The M’s low minors affiliates are now done for the year. Everett finished 59-72 with the worst run differential in the Northwest League. Their 715 runs allowed was easily the worst in the circuit, and over 200 runs more than what first-place Eugene conceded. Modesto finished 66-66, despite a +131 run differential. They are apparently the Portrait of Dorian Gray of Fun Differential, absorbing all of the bad luck that slides off the Mariners. Modesto scored a lot of runs, and really should’ve finished higher. The Arizona League M’s finished at 26-29.

Lookout Landing has good season wrap-ups of Everett , and Modesto.

The Arizona Fall League rosters came out, with nine M’s heading to Peoria to transfer into Javelinas and take on prospects from other organizations. It’s a huge opportunity for minor leagues, especially those who may have missed time due to injury. It seems most MLB superstars logged time in the AFL, from Mike Trout to Bryce Harper (who played in the same AFL season) to MAx Scherzer. With the big Luis Castillo trade, the M’s don’t have as many big names to send down – Noelvi Marte will be there, but for the Reds org, of course. But that doesn’t mean there won’t be players to watch. The M’s are sending five pitchers, including relievers Ty Adcock and Jorge Benitez, two injury-plagued starters in Juan Then and Adam Macko, and former TJ rehabber and breakout prospect in 2022, Bryan Woo. Woo was dominant at times this year for Modesto and Everett, and I’m fascinated to see what he can do against some very good hitters. Adam Macko has brilliant stuff, but hadn’t pitched since May.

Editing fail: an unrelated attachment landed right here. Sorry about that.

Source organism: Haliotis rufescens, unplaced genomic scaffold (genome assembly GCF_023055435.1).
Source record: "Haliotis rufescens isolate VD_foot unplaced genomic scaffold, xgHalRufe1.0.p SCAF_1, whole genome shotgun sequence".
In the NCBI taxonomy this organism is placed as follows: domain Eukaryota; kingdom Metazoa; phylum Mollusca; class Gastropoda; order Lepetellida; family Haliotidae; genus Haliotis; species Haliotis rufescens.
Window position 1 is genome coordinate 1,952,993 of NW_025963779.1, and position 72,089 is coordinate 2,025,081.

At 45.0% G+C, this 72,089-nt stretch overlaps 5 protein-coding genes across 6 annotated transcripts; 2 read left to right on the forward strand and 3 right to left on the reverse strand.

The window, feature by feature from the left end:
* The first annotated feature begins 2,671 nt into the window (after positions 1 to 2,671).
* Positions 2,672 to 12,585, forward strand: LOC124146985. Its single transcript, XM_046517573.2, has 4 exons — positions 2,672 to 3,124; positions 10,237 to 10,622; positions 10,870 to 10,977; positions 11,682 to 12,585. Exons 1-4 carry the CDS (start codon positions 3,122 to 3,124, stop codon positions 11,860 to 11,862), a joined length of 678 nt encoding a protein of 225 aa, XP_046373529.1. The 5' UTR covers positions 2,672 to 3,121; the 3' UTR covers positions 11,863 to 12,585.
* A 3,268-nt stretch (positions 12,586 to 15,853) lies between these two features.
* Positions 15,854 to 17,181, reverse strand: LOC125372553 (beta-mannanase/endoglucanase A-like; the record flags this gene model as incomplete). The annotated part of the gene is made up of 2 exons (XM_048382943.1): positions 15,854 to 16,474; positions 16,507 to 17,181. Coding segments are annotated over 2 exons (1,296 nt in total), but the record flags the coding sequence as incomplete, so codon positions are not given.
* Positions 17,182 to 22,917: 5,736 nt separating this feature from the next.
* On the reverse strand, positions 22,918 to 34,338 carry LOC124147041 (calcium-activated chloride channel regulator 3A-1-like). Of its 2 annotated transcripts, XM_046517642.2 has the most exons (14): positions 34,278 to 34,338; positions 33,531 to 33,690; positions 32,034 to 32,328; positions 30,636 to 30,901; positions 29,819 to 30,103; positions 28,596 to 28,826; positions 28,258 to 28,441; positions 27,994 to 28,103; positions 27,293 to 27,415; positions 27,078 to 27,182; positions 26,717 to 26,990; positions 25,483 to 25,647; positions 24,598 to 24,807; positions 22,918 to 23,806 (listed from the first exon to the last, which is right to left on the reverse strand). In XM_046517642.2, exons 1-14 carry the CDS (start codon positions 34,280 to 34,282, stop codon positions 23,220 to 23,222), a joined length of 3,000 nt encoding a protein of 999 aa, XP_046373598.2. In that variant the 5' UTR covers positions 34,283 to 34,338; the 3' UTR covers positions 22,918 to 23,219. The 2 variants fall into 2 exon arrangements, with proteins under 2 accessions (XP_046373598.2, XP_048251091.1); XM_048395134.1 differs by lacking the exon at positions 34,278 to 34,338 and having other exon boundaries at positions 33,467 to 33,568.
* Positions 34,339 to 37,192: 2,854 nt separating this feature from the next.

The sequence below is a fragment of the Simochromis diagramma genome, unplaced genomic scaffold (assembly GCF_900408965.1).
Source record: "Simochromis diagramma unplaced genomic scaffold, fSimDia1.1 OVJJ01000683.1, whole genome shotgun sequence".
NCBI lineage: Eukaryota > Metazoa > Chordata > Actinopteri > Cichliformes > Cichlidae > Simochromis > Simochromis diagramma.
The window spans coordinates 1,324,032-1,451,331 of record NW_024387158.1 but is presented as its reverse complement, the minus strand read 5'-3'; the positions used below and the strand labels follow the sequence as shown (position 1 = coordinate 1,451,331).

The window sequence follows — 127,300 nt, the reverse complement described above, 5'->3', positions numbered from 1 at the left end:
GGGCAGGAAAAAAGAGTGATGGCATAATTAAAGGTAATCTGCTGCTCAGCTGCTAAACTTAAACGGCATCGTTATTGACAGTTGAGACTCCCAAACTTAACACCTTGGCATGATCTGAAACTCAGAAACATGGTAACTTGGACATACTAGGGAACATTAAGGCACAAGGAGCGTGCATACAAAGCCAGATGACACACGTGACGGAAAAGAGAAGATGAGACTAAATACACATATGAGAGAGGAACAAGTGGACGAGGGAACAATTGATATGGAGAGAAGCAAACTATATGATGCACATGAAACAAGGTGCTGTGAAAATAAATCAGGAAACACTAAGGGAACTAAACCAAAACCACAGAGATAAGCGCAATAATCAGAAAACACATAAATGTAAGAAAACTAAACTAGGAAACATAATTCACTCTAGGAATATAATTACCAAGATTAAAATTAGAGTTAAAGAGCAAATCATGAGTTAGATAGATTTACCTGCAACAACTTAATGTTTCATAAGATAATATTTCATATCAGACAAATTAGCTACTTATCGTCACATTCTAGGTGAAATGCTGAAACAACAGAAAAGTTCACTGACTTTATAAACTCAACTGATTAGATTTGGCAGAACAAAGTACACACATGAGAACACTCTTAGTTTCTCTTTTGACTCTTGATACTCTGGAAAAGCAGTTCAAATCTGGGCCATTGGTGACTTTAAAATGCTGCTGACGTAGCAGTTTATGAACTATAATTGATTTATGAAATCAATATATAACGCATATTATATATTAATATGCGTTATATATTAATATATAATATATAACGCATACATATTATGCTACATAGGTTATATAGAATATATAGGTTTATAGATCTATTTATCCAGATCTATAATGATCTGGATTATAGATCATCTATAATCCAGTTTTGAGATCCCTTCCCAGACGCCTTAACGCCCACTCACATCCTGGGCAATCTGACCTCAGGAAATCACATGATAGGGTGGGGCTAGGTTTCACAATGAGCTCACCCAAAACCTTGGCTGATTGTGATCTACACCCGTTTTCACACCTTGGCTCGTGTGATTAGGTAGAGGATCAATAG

Position players include Spencer Packard, coming off a great campaign for Everett, Robert Perez, Jose Caballero, and current 40-man rostered OF Alberto Rodriguez. LL also has a great rundown on all of these players in their AFL preview.


One Response to “Game 143, Mariners at Angels”

  1. globalalpha on September 17th, 2022 10:09 pm

    So, according to Fangraphs, the Angels have had 62 players make an appearance so far this year. And 30 of those have produced negative fWAR on the season. Almost half! And it’s not tiny either, those 30 players have combined for -10 WAR. That more than cancels out the MVP-caliber performance from their 2-way superstar. Ouch.

    Mariners, by comparison, have 16 negative WAR players totaling -5.2 WAR. Dodgers have 10 for -2.5 WAR.

    Man, almost half your players producing below replacement… that sounds like an easy problem to fix, right? Right?